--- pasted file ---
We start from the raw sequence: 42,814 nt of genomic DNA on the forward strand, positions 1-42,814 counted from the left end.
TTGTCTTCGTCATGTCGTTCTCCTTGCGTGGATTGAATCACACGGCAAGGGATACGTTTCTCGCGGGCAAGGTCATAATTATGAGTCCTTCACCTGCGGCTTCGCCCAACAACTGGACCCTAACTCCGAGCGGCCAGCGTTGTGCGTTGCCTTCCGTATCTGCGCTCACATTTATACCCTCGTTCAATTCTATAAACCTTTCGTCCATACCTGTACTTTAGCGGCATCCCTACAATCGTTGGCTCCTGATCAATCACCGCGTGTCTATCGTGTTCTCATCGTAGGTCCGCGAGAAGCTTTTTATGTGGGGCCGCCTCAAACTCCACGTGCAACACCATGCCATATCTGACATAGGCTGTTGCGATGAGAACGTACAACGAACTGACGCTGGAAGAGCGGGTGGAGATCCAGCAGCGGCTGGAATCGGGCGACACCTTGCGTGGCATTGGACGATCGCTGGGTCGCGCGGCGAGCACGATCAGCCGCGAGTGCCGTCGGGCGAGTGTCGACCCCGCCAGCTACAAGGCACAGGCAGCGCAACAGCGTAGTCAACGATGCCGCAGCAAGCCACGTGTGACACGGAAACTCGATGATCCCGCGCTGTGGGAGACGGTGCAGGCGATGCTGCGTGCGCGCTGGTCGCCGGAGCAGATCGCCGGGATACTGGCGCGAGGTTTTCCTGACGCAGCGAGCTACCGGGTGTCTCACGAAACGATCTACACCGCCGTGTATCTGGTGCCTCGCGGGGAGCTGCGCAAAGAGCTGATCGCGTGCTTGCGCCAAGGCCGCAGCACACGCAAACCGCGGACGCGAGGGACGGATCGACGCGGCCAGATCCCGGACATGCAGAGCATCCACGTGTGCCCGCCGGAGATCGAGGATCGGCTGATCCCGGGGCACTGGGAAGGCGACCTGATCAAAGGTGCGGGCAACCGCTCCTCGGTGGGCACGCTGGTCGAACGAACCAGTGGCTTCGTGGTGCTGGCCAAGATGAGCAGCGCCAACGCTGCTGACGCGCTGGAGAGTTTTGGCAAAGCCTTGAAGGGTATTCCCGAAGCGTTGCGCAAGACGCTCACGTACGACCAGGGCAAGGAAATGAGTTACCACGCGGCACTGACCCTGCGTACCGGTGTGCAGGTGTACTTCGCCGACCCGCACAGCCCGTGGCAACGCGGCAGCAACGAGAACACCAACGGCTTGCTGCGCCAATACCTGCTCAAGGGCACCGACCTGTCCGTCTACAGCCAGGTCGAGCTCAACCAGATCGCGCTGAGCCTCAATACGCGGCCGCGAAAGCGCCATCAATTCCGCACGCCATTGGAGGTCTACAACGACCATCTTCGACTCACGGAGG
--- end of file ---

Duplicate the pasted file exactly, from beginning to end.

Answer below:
We start from the raw sequence: 42,814 nt of genomic DNA on the forward strand, positions 1-42,814 counted from the left end.
TTGTCTTCGTCATGTCGTTCTCCTTGCGTGGATTGAATCACACGGCAAGGGATACGTTTCTCGCGGGCAAGGTCATAATTATGAGTCCTTCACCTGCGGCTTCGCCCAACAACTGGACCCTAACTCCGAGCGGCCAGCGTTGTGCGTTGCCTTCCGTATCTGCGCTCACATTTATACCCTCGTTCAATTCTATAAACCTTTCGTCCATACCTGTACTTTAGCGGCATCCCTACAATCGTTGGCTCCTGATCAATCACCGCGTGTCTATCGTGTTCTCATCGTAGGTCCGCGAGAAGCTTTTTATGTGGGGCCGCCTCAAACTCCACGTGCAACACCATGCCATATCTGACATAGGCTGTTGCGATGAGAACGTACAACGAACTGACGCTGGAAGAGCGGGTGGAGATCCAGCAGCGGCTGGAATCGGGCGACACCTTGCGTGGCATTGGACGATCGCTGGGTCGCGCGGCGAGCACGATCAGCCGCGAGTGCCGTCGGGCGAGTGTCGACCCCGCCAGCTACAAGGCACAGGCAGCGCAACAGCGTAGTCAACGATGCCGCAGCAAGCCACGTGTGACACGGAAACTCGATGATCCCGCGCTGTGGGAGACGGTGCAGGCGATGCTGCGTGCGCGCTGGTCGCCGGAGCAGATCGCCGGGATACTGGCGCGAGGTTTTCCTGACGCAGCGAGCTACCGGGTGTCTCACGAAACGATCTACACCGCCGTGTATCTGGTGCCTCGCGGGGAGCTGCGCAAAGAGCTGATCGCGTGCTTGCGCCAAGGCCGCAGCACACGCAAACCGCGGACGCGAGGGACGGATCGACGCGGCCAGATCCCGGACATGCAGAGCATCCACGTGTGCCCGCCGGAGATCGAGGATCGGCTGATCCCGGGGCACTGGGAAGGCGACCTGATCAAAGGTGCGGGCAACCGCTCCTCGGTGGGCACGCTGGTCGAACGAACCAGTGGCTTCGTGGTGCTGGCCAAGATGAGCAGCGCCAACGCTGCTGACGCGCTGGAGAGTTTTGGCAAAGCCTTGAAGGGTATTCCCGAAGCGTTGCGCAAGACGCTCACGTACGACCAGGGCAAGGAAATGAGTTACCACGCGGCACTGACCCTGCGTACCGGTGTGCAGGTGTACTTCGCCGACCCGCACAGCCCGTGGCAACGCGGCAGCAACGAGAACACCAACGGCTTGCTGCGCCAATACCTGCTCAAGGGCACCGACCTGTCCGTCTACAGCCAGGTCGAGCTCAACCAGATCGCGCTGAGCCTCAATACGCGGCCGCGAAAGCGCCATCAATTCCGCACGCCATTGGAGGTCTACAACGACCATCTTCGACTCACGGAGG